Senators Rip Credit-Reporting Model in Wake of Equifax -- 2nd Update
By AnnaMaria Andriotis, Michael Rapoport and Christina Rexrode
Senators questioning Equifax Inc.'s former chief Wednesday attacked the business model of the credit-reporting industry, asking why consumers shouldn't have power over the data that these companies collect on them.
The hearing before the Senate Banking Committee was as much about the control consumers have over their personal data as it was about the Equifax hack, which has affected potentially 145.5 million Americans. Senators questioning former Equifax Chief Executive Richard Smith, who is appearing before a series of congressional panels this week, asked whether a large overhaul is needed for both private sector and government activities.
"There is massive data collection being undertaken in this country," said Banking Committee Chairman Sen. Michael Crapo (R., Idaho) during Wednesday's hearing before his panel. Congress, he said, needs to address broader issues about "the collection and use and protection of personally identifiable information that is being collected by the government, by the private sector and others."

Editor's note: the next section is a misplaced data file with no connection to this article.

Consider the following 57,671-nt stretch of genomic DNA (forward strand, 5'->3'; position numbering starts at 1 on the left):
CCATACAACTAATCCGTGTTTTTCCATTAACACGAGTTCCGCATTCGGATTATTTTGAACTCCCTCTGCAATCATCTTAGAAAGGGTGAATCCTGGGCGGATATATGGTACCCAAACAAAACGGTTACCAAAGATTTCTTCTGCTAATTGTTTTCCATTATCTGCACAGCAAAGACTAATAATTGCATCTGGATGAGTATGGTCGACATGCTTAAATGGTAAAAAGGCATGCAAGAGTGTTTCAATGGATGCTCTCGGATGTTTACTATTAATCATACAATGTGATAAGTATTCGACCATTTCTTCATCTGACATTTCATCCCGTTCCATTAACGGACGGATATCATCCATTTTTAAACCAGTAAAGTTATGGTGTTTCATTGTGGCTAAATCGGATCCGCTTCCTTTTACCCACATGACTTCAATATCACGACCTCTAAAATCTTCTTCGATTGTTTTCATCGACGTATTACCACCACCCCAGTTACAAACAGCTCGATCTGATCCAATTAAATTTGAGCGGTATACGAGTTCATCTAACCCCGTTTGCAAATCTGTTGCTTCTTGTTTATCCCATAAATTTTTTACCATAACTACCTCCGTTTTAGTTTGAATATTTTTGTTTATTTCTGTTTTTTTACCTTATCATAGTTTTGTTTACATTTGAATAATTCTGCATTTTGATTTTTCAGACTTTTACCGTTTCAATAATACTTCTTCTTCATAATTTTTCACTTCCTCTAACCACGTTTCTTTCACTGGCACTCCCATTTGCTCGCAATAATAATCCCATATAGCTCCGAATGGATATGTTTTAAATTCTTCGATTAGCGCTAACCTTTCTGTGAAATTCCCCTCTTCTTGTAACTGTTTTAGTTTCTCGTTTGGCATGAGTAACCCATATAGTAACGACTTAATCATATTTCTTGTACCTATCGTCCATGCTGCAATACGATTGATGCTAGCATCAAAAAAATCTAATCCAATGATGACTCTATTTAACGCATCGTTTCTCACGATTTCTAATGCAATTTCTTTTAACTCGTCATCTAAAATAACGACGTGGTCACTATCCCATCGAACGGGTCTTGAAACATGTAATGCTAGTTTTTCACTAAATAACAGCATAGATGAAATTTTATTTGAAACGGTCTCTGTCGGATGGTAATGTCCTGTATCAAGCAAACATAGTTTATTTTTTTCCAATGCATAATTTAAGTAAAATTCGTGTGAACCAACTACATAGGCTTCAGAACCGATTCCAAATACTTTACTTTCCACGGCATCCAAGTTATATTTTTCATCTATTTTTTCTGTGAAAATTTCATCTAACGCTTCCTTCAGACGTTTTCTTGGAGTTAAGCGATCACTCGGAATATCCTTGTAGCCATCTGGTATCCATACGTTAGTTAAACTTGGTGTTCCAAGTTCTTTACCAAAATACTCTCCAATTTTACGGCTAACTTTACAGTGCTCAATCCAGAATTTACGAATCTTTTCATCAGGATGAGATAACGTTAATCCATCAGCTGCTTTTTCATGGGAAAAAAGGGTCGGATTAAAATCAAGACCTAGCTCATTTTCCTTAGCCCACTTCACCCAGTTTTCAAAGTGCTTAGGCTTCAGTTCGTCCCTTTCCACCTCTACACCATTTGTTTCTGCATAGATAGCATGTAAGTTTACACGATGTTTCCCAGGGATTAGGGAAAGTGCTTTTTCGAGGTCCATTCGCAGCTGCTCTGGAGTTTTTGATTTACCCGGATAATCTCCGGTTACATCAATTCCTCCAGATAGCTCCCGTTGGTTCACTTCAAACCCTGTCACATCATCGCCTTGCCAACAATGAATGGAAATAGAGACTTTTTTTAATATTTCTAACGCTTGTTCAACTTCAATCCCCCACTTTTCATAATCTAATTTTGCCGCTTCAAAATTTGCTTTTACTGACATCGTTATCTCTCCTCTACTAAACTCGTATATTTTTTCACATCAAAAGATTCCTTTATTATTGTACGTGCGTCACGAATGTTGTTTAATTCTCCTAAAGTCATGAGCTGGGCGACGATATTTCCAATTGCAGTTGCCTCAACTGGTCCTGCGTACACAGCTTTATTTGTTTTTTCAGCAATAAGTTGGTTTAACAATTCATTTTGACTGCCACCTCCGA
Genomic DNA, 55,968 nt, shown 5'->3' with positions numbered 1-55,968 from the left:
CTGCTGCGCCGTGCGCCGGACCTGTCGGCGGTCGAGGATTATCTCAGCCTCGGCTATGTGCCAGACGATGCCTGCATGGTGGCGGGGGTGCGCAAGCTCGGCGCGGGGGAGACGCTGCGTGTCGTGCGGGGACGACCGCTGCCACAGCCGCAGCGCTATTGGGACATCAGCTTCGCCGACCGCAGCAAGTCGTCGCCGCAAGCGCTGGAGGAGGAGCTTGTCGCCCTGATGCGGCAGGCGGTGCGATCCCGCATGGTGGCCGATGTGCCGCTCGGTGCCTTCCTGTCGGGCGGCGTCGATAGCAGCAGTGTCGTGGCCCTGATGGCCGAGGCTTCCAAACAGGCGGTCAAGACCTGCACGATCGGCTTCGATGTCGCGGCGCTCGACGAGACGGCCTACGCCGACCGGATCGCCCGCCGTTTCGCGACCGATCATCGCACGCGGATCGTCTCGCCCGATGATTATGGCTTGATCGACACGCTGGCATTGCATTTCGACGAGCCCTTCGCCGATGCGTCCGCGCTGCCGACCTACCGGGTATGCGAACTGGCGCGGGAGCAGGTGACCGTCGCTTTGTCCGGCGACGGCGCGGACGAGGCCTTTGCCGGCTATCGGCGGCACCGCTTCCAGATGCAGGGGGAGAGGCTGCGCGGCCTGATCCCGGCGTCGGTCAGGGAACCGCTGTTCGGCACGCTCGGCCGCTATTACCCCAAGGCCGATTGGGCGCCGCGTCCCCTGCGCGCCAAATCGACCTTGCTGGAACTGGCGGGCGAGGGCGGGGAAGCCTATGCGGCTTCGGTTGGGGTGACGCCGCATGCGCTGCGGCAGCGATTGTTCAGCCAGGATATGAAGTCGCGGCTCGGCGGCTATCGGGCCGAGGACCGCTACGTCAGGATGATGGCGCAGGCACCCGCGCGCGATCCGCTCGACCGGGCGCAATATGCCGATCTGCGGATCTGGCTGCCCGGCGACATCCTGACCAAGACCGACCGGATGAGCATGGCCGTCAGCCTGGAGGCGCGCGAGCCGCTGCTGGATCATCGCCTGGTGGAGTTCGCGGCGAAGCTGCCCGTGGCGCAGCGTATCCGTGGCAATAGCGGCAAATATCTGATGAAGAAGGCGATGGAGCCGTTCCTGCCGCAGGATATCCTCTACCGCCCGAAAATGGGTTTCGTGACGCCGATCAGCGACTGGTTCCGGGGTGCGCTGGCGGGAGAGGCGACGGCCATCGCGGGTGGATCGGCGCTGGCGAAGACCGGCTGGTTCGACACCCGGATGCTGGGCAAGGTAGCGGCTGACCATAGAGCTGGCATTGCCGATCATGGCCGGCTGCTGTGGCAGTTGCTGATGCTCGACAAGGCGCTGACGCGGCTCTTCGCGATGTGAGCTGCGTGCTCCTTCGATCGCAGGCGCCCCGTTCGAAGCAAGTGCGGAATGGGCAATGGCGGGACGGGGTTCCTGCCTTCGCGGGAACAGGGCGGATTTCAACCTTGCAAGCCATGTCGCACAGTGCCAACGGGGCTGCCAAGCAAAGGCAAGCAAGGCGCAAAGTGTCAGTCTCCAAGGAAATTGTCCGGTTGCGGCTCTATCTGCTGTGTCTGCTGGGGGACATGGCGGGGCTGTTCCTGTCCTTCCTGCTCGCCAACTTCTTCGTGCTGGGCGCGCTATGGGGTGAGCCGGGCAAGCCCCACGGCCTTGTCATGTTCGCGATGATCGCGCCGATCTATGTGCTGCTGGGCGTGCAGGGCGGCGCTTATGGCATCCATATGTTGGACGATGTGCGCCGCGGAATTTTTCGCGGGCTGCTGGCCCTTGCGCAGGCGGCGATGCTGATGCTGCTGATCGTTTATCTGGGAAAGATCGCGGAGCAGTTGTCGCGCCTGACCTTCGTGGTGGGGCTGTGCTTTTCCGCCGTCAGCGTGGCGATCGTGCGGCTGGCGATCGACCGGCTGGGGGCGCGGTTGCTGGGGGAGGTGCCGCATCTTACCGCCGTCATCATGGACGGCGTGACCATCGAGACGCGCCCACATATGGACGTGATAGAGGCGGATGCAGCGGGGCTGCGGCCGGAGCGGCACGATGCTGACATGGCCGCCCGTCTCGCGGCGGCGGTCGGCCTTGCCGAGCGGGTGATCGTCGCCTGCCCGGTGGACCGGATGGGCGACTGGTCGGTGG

In terms of the big credit-reporting companies, which along with Equifax include Experian PLC and TransUnion, senators repeatedly raised a key point: Consumers don't choose to share their data with these firms nor do they receive compensation for it, even though companies like Equifax profit by gathering it and selling it to lenders and other companies.
"You have my information, you don't pay me for it, you don't have my permission," said Sen. John Kennedy (R., La.). "You can't run your business without me. My data is the product you sell."
But much of consumers' financial lives, including whether they can get approved for loans or rent an apartment, depends on the data these companies have.
Although Equifax has been the focus of attention since disclosing its massive breach in early September, the credit-reporting industry has feared it will lead to more regulatory oversight and changes to the underpinnings of the consumer-finance economy.
Several senators called for just that. Sen. Sherrod Brown (D., Ohio) noted that consumers have more control over their personal medical data, and questioned why similar standards shouldn't be applied to financial information. He asked Mr. Smith if consumers should be allowed to ask Equifax to delete their data. Mr. Smith replied that locking their credit was a better option.